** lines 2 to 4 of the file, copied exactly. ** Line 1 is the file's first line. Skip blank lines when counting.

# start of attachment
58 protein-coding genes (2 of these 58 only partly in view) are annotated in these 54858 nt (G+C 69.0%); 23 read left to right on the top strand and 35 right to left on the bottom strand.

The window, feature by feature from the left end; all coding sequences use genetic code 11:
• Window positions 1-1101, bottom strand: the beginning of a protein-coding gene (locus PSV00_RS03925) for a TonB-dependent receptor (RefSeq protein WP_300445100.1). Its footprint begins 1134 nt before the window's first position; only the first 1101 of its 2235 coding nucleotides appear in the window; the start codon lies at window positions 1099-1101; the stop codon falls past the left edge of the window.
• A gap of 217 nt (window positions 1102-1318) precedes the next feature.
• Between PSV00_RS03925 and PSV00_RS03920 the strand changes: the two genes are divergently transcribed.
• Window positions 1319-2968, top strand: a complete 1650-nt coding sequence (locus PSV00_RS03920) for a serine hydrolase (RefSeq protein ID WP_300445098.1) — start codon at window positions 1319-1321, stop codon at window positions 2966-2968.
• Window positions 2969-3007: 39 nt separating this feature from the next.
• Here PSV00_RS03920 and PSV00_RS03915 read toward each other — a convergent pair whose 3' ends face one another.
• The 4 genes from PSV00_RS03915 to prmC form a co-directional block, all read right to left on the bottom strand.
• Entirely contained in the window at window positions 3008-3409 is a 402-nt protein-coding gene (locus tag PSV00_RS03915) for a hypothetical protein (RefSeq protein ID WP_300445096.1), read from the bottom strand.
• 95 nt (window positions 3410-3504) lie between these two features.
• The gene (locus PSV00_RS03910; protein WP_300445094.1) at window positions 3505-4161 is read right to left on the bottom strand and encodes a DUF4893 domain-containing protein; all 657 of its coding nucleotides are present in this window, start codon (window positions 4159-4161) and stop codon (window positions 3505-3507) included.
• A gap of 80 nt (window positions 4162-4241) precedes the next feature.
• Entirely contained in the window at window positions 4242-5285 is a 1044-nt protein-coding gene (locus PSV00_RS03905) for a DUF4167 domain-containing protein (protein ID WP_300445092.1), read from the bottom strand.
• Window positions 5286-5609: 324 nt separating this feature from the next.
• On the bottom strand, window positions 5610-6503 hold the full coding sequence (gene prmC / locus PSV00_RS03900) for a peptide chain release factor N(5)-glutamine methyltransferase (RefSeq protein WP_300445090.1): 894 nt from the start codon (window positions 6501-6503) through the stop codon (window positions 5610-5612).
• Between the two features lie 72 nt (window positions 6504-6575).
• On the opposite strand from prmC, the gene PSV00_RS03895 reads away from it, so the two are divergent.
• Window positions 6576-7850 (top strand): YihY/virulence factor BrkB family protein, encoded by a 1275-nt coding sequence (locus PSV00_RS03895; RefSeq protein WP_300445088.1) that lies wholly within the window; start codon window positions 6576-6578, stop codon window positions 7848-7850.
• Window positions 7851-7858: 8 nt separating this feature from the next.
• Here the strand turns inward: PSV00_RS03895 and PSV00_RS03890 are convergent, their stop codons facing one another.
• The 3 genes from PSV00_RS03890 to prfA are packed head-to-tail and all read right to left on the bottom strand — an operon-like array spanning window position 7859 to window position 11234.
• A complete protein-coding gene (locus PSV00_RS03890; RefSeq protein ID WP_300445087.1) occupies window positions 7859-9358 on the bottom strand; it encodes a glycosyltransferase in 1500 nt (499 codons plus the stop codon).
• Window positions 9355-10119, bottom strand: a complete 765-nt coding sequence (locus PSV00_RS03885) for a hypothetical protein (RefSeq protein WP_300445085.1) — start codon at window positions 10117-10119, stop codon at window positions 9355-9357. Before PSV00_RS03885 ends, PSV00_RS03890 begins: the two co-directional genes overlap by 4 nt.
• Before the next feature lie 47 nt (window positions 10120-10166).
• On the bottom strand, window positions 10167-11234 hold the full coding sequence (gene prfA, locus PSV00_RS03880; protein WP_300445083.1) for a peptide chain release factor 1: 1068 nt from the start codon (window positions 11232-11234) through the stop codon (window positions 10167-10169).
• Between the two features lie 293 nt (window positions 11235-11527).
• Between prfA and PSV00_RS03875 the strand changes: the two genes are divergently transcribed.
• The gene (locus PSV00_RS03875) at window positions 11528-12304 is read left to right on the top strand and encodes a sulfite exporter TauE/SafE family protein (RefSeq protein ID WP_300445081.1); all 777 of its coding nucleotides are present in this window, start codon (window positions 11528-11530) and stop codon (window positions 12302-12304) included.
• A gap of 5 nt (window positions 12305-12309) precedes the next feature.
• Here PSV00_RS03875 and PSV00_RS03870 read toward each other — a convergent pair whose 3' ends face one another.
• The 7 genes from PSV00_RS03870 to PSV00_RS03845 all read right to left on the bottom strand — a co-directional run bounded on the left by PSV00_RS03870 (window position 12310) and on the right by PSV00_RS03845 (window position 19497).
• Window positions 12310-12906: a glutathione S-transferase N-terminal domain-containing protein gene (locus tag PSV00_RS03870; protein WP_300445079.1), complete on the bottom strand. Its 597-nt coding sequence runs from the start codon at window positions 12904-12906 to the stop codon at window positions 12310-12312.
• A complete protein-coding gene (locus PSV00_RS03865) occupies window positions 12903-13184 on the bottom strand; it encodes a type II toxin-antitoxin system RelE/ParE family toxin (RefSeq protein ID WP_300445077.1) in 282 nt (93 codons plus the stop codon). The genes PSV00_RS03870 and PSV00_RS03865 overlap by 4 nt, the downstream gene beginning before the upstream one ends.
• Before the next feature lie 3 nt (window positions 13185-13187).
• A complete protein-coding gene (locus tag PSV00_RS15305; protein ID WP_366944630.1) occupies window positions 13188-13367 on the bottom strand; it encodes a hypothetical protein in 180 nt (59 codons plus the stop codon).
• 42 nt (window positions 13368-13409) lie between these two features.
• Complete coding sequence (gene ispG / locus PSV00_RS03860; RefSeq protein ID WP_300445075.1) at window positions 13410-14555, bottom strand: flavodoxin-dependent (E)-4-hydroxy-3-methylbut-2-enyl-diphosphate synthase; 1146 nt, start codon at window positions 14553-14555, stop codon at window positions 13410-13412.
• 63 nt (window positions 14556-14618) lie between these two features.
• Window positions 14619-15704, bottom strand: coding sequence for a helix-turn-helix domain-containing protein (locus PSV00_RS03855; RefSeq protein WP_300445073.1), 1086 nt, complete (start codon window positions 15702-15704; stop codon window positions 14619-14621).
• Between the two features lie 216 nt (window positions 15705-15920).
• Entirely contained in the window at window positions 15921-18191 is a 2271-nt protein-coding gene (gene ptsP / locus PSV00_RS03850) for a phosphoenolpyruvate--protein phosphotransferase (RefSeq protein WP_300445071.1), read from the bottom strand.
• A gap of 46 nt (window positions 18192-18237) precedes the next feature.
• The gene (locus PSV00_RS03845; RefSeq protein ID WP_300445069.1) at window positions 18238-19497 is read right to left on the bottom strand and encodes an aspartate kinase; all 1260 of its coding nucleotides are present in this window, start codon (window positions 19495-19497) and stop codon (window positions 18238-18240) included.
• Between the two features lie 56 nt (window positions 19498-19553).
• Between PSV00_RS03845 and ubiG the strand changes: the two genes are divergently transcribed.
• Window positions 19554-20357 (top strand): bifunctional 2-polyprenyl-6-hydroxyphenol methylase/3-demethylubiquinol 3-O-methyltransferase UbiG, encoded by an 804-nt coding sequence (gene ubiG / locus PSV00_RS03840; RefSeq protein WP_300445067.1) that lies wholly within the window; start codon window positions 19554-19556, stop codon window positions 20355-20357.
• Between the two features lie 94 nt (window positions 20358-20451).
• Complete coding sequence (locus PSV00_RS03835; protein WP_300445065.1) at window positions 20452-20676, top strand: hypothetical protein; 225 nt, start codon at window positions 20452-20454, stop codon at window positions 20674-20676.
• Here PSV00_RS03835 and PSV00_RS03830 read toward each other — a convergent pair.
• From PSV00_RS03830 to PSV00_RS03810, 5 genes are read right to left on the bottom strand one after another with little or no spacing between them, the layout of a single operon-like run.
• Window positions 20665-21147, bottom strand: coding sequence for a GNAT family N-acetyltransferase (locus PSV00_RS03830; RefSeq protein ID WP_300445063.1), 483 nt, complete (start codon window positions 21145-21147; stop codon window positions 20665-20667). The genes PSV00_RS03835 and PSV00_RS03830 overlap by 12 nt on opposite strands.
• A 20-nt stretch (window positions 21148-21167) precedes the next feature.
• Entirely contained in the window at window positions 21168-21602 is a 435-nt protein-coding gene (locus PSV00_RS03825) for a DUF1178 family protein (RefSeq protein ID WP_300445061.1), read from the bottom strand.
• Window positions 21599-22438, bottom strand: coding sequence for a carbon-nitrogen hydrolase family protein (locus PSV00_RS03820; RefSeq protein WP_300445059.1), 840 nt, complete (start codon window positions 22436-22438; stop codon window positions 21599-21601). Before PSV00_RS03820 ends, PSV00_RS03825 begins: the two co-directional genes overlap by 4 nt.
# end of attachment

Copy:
The window, feature by feature from the left end; all coding sequences use genetic code 11:
• Window positions 1-1101, bottom strand: the beginning of a protein-coding gene (locus PSV00_RS03925) for a TonB-dependent receptor (RefSeq protein WP_300445100.1). Its footprint begins 1134 nt before the window's first position; only the first 1101 of its 2235 coding nucleotides appear in the window; the start codon lies at window positions 1099-1101; the stop codon falls past the left edge of the window.
• A gap of 217 nt (window positions 1102-1318) precedes the next feature.